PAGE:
Scientists have demonstrated methods that could see higher-performance computer chips made from tiny straws of carbon called nanotubes. Carbon nanotubes have long been known to have electronic properties superior to current silicon-based devices.
But difficulties in manipulating them have hampered nanotube-based chips.
The race is on in the semiconductor chip industry to replace current silicon technology - methods to make smaller and therefore faster devices will soon come up against physical limits on just how small a silicon device can be. Though single nanotubes have shown vastly superior speed and energy characteristics in lab demonstrations, the challenge has been in so-called integration - getting billions of them placed onto a chip with the precision the industry now demands.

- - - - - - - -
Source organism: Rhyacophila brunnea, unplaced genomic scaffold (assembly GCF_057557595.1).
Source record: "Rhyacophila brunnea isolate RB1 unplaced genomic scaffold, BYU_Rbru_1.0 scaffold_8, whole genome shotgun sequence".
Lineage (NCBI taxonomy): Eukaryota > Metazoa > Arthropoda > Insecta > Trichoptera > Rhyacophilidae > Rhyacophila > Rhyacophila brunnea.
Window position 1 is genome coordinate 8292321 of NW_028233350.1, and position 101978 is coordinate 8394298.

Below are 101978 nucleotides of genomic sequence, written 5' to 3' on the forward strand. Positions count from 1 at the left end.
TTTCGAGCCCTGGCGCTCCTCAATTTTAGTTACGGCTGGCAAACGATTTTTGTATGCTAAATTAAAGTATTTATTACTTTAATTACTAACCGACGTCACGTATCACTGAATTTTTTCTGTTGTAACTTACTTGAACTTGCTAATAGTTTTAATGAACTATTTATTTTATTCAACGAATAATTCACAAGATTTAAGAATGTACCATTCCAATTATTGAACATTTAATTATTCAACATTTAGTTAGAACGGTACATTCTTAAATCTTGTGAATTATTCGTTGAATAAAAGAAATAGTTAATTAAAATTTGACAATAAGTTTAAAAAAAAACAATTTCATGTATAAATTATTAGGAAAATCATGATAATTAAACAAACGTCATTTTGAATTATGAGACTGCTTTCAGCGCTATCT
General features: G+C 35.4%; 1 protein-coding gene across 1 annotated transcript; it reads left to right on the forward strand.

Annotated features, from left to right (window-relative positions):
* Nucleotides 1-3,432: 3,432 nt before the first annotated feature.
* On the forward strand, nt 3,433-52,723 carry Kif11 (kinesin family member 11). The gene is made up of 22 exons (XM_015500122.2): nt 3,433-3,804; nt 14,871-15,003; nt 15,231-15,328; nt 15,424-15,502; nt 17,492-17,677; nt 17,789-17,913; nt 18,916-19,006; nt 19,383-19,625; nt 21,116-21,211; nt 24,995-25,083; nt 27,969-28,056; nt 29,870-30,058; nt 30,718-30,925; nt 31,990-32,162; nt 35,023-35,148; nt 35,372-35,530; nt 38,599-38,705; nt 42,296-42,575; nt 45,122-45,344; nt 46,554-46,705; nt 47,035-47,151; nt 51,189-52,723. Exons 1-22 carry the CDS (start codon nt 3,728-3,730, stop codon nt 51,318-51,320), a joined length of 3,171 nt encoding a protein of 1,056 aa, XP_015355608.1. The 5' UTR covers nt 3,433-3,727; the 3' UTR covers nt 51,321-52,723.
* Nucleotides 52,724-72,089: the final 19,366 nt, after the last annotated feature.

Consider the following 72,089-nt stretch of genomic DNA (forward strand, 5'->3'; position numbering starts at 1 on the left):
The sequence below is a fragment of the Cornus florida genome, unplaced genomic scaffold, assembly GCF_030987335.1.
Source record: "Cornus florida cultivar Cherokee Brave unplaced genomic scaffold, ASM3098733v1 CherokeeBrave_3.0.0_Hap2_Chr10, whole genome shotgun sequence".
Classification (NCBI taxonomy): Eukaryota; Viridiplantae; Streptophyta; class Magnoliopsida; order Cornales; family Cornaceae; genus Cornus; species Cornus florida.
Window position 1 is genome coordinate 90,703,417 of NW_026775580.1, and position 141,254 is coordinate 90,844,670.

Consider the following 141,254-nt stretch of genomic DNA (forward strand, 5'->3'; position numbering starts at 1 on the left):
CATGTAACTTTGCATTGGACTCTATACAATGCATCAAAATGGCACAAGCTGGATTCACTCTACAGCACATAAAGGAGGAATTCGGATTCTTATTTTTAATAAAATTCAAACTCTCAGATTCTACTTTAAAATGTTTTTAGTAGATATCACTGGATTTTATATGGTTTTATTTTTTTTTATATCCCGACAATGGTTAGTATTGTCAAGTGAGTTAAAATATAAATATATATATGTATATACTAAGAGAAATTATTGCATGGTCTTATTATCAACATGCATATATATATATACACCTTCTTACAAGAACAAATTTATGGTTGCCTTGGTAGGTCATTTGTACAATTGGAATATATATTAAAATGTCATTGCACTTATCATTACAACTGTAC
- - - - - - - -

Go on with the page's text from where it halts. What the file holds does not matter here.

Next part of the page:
Current chips are made using lithography, in which large wafers of silicon are layered with other materials of different electronic properties and then devices are simply "etched" out using a focused beam of electrons or charged atoms. To address the integration challenge, Dr Hannon and his colleagues came up with a solution - two of them in fact. The first was a chemical that coats nanotubes and makes them soluble in water. The second was a solution that binds to the first chemical and to the element hafnium, but not to silicon. Then they simply "double-dipped" the chip into the two solutions - one chemical stuck to the hafnium, and the other chemical acted as the second part of a two-part epoxy, tightly binding nanotubes to the hafnium regions on the chip but not to silicon. The result was a series of neatly aligned nanotube devices, already wired up within the pattern, at a density of a billion per square centimeter.
"That's one nanotube every 150 or 200 nanometer or so," explained Dr Hannon. "That's not good enough to make a microprocessor yet - it's a factor of 10 away. "But it's a factor of 100 better than has been done previously."